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Ron Borges and that disclaimer


Liar, liar?


  1. o-fish-l

    After a great month uncovering Deval’s extravagances, the Boston Herald scores again as their own Kerry J. Byrne brings down the Globe’s mighty Ron Borges. Granted, Byrne used his website to raise the Borges issue, but Byrne has penned for ther Herald, (at least as a freelancer) for some time.Who ever said the Herald was irrelvant?

  2. mike_b1

    “‘The Globe does not tolerate plagiarism,”’ Baron said in a statement. “Extensive passages written by the Tacoma reporter were used verbatim in the column by Borges, and that is prohibited.”Perhaps. But Borges still has a job, right? Sounds like the Globe does tolerate it. At least in some cases, and for some people.

  3. Dan Kennedy

    Fish: You’re not going to catch me saying the Herald is irrelevant. But I will say this: If a Herald writer breaks a big story like this on his personal blog rather than in the Herald, that is not an argument for the Herald’s relevance. Uh, kind of the opposite. You’ll need a different example.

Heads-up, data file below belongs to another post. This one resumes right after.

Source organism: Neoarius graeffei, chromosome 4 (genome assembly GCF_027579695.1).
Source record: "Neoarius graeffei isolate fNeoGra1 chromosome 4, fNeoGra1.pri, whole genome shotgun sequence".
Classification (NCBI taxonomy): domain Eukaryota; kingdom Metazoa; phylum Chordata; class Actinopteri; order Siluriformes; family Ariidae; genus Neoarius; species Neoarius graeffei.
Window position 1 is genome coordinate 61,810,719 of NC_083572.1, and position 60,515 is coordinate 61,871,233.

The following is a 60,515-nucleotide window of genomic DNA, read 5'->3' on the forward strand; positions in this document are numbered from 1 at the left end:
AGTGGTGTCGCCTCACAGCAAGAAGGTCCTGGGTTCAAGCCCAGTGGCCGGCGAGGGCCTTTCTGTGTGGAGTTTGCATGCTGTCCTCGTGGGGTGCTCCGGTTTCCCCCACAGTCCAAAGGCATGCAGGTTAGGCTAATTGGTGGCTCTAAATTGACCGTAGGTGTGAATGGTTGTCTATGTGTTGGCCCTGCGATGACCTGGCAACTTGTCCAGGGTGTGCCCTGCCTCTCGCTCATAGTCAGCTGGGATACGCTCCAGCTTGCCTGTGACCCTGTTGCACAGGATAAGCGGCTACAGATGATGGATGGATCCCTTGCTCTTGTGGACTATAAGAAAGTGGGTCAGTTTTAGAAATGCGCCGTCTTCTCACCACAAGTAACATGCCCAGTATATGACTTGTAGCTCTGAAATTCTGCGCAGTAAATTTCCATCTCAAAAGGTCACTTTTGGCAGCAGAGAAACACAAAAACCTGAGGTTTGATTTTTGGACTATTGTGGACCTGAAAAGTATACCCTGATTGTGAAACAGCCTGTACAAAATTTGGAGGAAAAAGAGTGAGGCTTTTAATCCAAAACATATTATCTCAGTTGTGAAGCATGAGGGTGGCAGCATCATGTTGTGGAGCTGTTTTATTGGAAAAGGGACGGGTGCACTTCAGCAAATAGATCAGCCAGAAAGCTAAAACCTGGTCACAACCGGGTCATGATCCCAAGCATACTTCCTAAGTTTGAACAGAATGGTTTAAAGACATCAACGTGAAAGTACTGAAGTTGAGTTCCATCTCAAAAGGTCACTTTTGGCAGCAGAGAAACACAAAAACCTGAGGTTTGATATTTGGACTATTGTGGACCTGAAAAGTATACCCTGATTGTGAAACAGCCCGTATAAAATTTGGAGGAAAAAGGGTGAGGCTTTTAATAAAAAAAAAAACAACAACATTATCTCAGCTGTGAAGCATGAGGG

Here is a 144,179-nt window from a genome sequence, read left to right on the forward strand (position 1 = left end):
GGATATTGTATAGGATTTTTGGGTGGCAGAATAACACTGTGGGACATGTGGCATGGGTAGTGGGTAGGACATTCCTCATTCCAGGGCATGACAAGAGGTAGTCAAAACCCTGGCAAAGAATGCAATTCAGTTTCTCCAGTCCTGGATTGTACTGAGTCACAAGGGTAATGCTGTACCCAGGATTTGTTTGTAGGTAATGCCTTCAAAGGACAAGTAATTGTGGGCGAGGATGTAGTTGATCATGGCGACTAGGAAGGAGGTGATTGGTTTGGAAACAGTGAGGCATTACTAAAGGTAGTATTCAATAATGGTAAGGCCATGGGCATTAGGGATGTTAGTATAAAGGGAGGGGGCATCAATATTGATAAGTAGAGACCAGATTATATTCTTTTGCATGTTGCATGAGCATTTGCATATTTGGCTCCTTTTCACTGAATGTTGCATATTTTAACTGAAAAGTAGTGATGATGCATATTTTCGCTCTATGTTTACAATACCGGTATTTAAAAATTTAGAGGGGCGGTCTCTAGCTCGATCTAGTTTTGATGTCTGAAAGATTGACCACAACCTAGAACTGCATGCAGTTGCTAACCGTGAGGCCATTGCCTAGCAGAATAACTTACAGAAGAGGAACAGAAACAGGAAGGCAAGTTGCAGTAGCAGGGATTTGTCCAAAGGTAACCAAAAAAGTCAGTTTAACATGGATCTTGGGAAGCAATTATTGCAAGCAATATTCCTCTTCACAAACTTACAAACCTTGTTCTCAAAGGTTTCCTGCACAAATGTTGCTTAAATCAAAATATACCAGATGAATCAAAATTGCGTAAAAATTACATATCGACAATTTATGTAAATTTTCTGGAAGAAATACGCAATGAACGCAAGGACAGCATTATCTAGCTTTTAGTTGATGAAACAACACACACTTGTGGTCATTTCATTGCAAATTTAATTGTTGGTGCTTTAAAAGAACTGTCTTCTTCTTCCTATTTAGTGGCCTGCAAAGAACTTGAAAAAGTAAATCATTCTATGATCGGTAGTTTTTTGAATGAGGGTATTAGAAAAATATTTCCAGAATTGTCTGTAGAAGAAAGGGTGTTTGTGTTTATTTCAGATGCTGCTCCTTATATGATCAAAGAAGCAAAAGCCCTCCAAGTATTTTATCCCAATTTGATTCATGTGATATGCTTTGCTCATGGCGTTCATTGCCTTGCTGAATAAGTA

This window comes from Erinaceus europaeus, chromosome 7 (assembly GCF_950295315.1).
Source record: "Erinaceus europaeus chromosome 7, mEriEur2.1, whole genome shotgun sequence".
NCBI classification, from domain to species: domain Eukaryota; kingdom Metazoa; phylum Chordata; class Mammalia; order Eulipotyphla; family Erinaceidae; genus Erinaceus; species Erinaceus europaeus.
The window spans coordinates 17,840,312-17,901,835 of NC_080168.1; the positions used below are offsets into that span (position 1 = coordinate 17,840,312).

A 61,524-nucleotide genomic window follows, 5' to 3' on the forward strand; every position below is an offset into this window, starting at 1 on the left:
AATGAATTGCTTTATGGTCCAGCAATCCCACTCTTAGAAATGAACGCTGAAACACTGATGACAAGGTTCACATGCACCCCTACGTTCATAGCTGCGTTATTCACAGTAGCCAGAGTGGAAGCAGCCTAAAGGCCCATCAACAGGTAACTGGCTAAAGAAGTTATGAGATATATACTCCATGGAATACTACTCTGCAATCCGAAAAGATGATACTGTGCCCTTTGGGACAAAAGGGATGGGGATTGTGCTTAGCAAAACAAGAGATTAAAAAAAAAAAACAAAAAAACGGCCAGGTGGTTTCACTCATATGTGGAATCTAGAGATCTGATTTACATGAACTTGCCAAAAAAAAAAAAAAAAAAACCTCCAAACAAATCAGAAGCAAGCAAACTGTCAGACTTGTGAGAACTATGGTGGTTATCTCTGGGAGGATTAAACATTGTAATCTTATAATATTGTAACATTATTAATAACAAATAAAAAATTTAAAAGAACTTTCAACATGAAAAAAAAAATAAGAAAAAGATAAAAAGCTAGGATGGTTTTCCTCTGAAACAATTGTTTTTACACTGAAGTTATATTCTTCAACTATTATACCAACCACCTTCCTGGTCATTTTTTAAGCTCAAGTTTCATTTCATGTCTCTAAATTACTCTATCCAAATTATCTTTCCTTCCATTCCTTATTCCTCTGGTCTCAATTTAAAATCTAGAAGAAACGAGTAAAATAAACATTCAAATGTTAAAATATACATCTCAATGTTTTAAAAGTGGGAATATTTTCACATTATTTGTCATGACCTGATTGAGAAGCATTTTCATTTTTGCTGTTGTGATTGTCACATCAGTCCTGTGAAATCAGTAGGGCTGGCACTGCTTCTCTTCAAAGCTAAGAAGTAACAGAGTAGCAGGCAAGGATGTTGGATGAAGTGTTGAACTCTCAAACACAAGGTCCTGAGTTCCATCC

4. o-fish-l

    Dan, the examples of a vibrant Herald abound. See Deval’s new willingness to pay the difference for the Cadillac and the drapes. I do see your point, that’s why I made it clear that Byrne broke the story on his website. That said, I don’t shrink from my original assertion. Byrne works for the Herald and has brought down a major player at the Globe. Being the refugee scoundrel that I am, let me ask, if an off-duty Boston cop nabs a bad guy in the town of Weymouth, that’s still good news for the BPD, right?

  5. Anonymous